Moody's upgraded Ireland to investment grade in January, handing the government a major boost a month after it completed the European Union/International Monetary Fund bailout.
With Irish debt already rallying, that upgrade further opened it up to investors prohibited from buying junk-rated paper. Ireland's bailout exit has been relatively smooth, having made a strong return to bond markets and with an economy set to grow about two per cent this year.
At the height of the euro zone crisis in July 2011, Moody's cut Ireland's rating to Ba1, one notch below former financial market pariah Colombia, and that prohibited large, mainly Asian-based ratings-sensitive funds from touching Irish debt.
Credit agency Moody's Investors Service upgraded Ireland's credit rating adding a further vote of confidence to the first euro zone country to complete an EU/IMF bailout last year.
"Ireland's credit profile is recovering more quickly from the euro area debt crisis as a result of its economy's dynamism and growth prospects," the credit agency said in a statement.
"However, Ireland's credit profile and rating remain constrained by the country's high public debt level, still-sizeable fiscal deficits and significant banking sector risks, including a high stock of non-performing loans."
Moody's raised Ireland's rating by two notches to Baa1 from Baa3 and with a stable outlook, saying a recent pick-up in growth momentum would speed up fiscal consolidation and cut government debt faster.
Credit rating agency Moody's has downgraded Britain's credit rating from AAA to AA1, Reuters are reporting.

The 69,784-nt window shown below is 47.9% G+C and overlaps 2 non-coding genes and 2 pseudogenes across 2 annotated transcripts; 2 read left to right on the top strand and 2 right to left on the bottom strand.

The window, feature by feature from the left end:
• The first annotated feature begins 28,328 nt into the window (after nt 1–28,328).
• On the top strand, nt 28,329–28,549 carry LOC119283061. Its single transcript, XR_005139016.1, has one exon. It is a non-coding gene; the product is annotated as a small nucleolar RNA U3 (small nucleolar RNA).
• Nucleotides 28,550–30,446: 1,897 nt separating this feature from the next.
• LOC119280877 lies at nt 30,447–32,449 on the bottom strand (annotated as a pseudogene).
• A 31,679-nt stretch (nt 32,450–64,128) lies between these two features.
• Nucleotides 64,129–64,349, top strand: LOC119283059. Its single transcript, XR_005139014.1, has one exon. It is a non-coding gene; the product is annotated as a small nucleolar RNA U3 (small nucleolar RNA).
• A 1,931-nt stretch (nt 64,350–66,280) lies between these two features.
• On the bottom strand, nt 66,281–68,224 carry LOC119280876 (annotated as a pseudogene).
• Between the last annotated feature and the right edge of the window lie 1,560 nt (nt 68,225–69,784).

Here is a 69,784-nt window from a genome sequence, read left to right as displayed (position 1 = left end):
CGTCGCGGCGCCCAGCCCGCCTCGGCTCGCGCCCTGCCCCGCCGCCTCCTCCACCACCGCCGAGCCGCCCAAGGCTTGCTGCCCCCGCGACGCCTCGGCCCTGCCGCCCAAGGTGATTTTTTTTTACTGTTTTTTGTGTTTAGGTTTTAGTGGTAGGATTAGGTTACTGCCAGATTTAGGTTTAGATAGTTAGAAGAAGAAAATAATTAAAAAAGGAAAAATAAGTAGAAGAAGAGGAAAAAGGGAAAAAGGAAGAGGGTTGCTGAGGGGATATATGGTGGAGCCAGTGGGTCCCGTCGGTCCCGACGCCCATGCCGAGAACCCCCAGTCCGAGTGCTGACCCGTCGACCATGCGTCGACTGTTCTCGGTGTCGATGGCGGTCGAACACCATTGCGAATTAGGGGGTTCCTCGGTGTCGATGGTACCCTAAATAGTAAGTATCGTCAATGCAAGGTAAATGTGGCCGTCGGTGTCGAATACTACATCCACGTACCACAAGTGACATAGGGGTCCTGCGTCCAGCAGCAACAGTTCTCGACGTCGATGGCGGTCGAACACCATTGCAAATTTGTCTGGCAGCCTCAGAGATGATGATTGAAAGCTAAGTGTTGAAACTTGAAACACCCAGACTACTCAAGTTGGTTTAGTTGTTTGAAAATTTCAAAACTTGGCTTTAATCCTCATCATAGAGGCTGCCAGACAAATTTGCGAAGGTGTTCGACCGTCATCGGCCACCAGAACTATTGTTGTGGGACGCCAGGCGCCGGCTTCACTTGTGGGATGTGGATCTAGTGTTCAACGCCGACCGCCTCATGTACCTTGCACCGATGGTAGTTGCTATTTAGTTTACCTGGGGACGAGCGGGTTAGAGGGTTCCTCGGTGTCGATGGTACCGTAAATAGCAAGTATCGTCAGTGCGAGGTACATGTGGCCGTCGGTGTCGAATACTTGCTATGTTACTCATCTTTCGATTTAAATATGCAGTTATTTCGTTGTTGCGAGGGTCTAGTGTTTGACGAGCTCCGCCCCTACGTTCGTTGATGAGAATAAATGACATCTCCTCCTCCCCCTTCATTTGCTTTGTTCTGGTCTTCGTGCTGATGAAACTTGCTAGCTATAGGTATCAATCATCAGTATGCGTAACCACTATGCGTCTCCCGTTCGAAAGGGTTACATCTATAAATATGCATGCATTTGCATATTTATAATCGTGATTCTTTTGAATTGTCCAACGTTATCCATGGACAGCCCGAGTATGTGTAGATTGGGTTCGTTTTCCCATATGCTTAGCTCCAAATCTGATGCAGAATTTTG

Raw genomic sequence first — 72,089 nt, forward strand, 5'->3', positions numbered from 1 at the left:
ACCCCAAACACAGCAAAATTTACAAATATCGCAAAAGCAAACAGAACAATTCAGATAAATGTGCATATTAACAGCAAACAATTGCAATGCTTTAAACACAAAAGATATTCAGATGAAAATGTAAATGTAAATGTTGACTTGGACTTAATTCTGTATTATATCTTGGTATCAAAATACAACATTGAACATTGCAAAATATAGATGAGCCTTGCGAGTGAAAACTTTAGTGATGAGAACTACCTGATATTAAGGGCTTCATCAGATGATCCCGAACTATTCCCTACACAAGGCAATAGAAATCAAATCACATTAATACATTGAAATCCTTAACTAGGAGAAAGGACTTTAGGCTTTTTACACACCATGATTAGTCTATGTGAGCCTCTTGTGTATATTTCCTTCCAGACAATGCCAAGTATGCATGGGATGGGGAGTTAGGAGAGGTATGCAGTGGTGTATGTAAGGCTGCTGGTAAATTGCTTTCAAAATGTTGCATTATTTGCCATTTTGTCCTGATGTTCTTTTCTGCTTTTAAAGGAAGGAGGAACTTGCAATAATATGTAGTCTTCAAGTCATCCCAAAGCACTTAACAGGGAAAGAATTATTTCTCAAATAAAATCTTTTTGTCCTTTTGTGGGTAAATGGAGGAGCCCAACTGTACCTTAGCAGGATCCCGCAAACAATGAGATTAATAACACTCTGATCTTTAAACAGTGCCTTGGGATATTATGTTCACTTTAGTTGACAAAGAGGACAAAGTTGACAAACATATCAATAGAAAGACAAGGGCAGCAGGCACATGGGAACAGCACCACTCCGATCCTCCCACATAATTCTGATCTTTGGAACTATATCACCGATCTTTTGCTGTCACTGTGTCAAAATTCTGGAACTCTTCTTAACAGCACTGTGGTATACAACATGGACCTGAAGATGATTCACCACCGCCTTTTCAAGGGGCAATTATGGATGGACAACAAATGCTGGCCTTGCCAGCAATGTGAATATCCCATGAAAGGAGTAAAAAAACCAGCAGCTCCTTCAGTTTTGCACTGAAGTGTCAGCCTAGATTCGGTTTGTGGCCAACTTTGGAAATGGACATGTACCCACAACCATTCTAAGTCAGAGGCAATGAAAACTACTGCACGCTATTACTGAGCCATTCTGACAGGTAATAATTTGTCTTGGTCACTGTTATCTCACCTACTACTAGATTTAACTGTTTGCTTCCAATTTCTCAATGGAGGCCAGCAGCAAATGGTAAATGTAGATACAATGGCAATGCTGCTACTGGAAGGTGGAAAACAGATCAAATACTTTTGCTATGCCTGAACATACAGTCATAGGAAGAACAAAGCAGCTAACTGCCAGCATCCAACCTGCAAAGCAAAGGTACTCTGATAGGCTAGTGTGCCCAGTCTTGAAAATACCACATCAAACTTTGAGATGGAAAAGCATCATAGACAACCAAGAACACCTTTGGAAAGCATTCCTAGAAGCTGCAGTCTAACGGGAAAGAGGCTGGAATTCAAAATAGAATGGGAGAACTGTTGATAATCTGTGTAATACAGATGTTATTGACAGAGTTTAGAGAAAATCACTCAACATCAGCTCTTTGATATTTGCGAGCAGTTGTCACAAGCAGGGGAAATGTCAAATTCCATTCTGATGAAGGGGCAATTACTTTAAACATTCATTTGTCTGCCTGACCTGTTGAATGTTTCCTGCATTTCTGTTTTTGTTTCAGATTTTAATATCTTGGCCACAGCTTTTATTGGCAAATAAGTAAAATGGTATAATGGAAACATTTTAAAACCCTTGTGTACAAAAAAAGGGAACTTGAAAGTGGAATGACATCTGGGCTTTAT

Ratings downgrades for 15 global banks including Barclays and HSBC failed to rattle the sector this morning.
The review by Moody's credit agency was downplayed by the UK's major institutions, with Royal Bank of Scotland calling it "backward looking".
But the downgrades highlighted the risks posed by the eurozone crisis and combined with yesterday's dismal economic data in the United States helped drag the FTSE 100 Index 45.9 points lower to 5519.6.
Among the banks, RBS was down by around 1%, as it also battled major technical problems affecting its NatWest subsidiary.
Barclays slipped 1p to 201.3p and HSBC dropped 1.5p to 557.75p.
Economist Linda Yueh told ITV1's Daybreak that "these downgrades were well expected" and people are unlikely to "find a huge impact in terms of the borrowing costs".
Lloyds has reacted to the decision by Moody's to reduce its senior debt and deposit ratings by one notch to A2 from A1 and lower its standalone credit assessment to baa2 from baa1: